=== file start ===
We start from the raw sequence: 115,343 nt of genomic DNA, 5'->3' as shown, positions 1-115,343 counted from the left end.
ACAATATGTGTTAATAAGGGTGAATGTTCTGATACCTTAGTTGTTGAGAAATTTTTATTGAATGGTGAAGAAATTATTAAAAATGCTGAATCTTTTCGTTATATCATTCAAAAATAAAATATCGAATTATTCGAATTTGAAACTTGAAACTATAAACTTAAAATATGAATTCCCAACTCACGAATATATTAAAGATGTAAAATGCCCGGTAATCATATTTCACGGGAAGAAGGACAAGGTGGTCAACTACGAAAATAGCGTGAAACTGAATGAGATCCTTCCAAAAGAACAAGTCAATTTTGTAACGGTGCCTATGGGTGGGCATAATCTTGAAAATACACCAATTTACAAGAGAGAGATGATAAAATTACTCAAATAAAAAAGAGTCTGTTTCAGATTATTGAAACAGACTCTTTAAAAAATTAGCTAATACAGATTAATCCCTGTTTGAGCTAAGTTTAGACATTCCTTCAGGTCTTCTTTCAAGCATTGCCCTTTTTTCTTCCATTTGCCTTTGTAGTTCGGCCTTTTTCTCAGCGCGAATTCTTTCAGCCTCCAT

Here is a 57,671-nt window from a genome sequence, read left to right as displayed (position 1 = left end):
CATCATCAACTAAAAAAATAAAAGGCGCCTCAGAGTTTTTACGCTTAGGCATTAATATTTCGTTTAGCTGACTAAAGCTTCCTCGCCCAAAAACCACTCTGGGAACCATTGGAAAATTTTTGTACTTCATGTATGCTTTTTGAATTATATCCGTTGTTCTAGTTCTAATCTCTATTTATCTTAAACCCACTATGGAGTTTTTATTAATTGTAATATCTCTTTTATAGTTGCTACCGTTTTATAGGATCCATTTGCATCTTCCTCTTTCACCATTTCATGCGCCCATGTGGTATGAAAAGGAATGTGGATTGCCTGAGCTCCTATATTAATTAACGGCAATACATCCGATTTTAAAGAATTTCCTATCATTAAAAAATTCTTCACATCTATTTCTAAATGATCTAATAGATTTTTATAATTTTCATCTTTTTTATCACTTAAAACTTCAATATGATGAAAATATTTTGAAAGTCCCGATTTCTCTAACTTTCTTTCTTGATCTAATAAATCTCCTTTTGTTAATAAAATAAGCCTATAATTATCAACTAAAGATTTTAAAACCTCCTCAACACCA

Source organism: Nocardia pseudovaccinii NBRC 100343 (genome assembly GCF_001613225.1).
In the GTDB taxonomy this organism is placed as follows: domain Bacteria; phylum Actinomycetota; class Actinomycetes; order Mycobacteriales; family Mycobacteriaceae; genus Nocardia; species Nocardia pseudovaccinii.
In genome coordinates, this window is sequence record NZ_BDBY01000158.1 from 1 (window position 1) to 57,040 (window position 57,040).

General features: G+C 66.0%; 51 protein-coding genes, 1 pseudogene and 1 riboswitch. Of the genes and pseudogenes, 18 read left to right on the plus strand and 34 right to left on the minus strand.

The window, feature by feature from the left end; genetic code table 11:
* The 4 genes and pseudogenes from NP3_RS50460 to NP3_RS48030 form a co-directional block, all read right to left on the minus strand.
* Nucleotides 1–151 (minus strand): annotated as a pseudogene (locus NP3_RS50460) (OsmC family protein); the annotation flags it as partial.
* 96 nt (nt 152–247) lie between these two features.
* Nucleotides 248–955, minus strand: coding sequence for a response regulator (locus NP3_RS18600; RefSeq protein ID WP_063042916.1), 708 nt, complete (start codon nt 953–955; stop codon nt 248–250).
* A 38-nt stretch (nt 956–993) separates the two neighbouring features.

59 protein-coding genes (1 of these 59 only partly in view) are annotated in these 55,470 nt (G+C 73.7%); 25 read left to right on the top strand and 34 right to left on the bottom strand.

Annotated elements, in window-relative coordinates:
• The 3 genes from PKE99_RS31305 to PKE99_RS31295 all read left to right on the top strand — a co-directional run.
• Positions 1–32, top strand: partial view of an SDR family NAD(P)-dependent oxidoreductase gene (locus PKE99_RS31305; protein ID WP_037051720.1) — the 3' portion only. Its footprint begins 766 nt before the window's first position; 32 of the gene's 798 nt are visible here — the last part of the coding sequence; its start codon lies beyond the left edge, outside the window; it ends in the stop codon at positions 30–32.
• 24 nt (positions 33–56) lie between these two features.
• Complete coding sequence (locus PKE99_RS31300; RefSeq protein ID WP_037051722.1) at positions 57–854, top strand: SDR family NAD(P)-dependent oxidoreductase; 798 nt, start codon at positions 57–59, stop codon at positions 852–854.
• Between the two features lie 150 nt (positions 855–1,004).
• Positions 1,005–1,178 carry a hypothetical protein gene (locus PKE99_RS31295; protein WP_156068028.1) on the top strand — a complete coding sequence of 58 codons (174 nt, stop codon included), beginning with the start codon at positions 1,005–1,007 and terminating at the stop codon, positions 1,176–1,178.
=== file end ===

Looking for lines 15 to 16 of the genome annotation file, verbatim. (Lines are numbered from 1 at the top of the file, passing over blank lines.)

59 protein-coding genes (1 of these 59 only partly in view) are annotated in these 55,470 nt (G+C 73.7%); 25 read left to right on the top strand and 34 right to left on the bottom strand.

Annotated elements, in window-relative coordinates: